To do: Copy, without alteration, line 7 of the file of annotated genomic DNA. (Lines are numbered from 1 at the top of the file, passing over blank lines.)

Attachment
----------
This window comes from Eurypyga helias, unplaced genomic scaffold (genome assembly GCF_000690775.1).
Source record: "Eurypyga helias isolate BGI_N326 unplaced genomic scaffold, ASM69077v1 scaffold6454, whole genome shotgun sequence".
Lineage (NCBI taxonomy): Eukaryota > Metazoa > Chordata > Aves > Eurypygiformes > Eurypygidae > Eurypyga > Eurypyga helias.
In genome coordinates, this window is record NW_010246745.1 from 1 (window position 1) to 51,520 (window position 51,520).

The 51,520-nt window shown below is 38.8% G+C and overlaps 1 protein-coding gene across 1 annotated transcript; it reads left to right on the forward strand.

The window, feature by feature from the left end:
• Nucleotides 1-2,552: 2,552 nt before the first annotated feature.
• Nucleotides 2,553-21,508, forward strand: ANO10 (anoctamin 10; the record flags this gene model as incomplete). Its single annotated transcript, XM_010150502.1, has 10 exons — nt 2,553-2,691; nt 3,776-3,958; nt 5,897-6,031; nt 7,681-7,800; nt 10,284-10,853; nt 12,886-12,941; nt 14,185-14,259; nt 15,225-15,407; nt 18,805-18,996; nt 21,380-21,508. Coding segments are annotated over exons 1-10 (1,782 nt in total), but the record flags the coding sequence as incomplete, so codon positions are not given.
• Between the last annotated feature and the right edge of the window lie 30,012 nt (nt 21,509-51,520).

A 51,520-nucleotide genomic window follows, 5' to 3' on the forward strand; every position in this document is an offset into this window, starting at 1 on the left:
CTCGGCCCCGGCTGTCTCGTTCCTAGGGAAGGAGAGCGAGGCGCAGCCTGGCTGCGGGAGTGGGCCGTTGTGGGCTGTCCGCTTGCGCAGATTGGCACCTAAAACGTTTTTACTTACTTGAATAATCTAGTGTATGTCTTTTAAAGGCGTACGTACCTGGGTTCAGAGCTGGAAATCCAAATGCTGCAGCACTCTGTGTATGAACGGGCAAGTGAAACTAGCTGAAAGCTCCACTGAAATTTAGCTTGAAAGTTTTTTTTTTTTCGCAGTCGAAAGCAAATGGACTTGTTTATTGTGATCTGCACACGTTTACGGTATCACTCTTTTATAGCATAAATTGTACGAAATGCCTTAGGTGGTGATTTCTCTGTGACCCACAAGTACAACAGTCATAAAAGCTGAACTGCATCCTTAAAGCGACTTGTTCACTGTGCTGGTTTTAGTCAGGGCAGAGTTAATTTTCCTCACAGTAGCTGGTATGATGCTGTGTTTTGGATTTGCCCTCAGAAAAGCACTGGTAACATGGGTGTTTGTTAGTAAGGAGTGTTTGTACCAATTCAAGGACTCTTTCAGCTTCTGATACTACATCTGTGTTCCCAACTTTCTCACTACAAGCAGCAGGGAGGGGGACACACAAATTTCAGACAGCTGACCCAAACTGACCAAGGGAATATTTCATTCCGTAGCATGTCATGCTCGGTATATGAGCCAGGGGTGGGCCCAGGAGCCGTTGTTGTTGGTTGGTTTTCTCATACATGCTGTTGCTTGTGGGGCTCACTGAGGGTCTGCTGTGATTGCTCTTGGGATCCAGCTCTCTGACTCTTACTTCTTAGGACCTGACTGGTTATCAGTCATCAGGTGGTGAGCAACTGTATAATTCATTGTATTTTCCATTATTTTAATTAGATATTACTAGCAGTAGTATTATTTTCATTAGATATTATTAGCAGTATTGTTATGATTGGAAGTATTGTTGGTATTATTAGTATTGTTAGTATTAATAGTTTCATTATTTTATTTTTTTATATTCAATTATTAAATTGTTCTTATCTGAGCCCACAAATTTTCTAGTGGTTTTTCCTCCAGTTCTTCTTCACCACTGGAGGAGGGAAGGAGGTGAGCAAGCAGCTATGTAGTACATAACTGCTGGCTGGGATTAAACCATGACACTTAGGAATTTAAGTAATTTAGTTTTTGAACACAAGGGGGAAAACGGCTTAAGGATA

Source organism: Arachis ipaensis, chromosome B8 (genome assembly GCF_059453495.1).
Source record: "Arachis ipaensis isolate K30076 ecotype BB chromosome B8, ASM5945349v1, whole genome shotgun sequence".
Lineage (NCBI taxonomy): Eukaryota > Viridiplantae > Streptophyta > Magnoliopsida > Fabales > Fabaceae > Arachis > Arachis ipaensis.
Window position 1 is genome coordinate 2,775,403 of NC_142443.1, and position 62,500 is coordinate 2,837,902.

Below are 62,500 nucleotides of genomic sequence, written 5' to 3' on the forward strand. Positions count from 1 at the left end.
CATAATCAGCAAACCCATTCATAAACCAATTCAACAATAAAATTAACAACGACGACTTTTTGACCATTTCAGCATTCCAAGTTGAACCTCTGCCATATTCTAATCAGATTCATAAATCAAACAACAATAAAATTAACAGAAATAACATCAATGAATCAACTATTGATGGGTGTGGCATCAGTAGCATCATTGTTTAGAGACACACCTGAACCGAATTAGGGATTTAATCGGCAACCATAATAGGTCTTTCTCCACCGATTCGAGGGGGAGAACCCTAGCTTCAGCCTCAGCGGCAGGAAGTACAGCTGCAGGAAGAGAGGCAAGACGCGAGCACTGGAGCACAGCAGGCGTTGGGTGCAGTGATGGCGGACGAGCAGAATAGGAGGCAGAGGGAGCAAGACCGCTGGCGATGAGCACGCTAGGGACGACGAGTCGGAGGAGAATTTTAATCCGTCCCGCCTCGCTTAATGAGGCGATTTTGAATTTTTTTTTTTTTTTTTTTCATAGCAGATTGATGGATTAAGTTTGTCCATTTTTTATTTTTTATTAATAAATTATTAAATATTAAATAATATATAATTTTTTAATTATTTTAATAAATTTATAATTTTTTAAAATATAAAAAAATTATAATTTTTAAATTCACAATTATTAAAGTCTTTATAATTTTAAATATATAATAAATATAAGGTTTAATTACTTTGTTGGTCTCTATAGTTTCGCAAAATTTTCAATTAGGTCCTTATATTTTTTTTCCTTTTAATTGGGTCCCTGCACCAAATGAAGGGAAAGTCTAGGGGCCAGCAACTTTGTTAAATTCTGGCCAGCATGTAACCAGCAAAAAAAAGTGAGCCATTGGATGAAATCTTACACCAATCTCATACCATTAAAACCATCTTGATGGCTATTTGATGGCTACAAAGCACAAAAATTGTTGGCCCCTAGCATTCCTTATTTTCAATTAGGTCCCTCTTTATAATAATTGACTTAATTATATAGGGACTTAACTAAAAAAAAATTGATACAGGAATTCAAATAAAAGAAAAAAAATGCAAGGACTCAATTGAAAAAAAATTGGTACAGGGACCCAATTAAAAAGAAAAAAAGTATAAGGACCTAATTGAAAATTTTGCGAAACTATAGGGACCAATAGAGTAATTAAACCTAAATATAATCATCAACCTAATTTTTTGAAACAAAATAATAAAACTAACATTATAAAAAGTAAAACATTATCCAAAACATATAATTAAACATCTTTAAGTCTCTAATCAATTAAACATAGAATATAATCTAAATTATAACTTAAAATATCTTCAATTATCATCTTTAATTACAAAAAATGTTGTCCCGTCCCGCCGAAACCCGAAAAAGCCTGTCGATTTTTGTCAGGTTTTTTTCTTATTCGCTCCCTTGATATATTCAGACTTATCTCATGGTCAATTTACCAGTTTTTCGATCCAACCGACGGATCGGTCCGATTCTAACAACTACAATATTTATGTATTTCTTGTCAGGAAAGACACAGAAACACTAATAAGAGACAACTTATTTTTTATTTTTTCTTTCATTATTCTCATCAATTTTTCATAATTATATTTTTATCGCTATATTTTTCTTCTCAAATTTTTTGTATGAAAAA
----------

• Nucleotides 1-2,552: 2,552 nt before the first annotated feature.